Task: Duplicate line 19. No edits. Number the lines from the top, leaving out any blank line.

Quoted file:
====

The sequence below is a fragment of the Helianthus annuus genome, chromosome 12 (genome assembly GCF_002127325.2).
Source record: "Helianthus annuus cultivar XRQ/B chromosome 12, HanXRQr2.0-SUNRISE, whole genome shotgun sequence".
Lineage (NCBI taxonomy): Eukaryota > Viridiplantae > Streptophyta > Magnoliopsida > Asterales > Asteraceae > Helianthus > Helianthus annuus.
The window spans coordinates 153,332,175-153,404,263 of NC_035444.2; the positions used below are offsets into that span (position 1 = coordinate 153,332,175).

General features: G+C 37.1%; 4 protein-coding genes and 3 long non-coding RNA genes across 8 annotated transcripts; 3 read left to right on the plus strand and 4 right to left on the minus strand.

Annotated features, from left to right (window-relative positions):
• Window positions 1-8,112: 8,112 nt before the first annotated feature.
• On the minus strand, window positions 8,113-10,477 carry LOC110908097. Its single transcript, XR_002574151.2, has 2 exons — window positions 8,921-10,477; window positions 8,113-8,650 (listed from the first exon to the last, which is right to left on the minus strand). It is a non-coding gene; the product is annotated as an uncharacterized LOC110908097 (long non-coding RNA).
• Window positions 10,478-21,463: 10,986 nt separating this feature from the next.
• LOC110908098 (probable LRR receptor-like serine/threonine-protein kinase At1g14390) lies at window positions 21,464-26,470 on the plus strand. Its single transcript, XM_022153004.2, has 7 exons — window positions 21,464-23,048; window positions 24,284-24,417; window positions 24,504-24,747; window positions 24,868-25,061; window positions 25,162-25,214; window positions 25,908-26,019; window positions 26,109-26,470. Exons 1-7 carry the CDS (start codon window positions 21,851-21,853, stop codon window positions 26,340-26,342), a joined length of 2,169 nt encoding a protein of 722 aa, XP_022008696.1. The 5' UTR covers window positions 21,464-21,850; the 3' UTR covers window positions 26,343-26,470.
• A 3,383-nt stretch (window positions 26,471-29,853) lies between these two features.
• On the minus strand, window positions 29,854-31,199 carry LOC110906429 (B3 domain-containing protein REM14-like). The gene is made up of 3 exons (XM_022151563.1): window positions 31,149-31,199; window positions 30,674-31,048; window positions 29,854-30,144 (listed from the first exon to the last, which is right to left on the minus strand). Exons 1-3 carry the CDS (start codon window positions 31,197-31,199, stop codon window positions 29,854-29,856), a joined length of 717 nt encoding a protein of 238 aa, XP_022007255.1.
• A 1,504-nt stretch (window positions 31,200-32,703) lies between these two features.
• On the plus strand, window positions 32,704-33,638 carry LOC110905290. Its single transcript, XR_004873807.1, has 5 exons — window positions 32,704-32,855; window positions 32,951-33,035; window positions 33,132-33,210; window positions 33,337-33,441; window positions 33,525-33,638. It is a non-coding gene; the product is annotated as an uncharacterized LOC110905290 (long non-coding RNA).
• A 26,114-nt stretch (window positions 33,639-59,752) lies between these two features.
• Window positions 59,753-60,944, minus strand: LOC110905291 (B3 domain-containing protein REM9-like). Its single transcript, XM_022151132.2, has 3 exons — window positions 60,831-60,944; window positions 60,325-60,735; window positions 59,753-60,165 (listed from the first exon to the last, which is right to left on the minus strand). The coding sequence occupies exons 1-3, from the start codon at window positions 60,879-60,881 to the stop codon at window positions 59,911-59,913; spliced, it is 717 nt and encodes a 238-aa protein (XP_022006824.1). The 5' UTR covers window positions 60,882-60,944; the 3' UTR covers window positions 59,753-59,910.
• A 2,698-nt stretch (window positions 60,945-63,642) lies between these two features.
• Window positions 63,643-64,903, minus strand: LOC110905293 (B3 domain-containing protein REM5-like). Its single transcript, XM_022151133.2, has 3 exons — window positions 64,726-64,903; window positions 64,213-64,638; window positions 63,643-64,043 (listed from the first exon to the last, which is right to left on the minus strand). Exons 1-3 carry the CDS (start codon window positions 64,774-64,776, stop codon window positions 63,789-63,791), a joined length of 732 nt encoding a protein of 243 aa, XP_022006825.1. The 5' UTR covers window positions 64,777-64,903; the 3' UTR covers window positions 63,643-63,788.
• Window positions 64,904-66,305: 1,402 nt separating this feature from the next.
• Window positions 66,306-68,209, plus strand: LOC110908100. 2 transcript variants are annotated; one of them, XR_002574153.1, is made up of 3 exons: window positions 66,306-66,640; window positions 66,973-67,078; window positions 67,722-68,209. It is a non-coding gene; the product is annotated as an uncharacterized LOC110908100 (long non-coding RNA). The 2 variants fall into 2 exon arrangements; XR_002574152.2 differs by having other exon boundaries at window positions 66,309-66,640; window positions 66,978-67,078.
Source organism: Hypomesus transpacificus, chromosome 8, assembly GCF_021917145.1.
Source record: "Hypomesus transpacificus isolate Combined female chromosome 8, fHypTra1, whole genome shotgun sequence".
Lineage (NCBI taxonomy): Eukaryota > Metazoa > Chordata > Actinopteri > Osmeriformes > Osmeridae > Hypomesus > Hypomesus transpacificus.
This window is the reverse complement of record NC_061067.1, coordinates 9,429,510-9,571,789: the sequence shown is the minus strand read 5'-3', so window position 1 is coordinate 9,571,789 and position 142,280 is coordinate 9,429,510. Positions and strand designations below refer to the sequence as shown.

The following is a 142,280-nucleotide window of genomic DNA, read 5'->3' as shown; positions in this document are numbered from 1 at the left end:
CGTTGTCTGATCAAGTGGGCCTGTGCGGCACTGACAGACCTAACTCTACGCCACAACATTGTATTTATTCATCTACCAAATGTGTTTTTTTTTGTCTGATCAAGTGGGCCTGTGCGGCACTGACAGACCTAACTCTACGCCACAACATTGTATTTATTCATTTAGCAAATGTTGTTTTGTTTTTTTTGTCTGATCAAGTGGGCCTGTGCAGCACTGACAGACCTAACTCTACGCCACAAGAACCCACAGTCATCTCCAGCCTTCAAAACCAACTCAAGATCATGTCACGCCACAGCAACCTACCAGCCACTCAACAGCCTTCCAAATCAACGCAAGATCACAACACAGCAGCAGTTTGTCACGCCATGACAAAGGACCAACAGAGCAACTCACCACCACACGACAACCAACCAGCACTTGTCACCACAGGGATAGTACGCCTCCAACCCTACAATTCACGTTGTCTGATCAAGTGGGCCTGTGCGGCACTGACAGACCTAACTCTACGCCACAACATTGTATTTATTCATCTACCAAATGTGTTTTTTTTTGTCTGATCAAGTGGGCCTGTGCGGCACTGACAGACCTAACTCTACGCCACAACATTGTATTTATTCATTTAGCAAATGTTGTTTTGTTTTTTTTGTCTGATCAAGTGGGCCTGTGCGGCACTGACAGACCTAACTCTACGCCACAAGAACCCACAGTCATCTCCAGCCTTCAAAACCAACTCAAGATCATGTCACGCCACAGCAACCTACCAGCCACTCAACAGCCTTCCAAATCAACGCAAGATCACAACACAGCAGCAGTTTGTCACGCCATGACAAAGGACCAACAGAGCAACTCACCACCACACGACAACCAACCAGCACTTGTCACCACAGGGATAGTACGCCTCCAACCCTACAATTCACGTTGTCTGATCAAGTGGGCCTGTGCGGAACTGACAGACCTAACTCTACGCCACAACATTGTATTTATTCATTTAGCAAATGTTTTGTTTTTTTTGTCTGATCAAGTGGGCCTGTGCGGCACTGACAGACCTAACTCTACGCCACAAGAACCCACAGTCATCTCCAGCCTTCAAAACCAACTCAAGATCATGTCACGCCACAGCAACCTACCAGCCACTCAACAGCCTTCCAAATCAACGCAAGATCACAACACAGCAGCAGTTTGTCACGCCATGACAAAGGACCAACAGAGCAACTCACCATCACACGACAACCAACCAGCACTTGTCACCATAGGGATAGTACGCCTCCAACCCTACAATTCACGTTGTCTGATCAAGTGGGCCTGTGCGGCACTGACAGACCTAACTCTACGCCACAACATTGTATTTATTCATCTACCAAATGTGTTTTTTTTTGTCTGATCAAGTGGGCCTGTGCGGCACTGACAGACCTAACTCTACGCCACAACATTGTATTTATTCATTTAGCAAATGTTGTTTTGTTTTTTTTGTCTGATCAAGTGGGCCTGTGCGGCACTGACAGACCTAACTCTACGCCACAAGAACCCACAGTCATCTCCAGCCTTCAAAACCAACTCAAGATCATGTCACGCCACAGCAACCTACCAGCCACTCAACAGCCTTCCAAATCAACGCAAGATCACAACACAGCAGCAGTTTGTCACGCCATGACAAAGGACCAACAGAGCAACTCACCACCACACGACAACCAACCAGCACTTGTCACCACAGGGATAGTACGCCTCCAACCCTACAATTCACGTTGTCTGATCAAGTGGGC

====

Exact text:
• Window positions 64,904-66,305: 1,402 nt separating this feature from the next.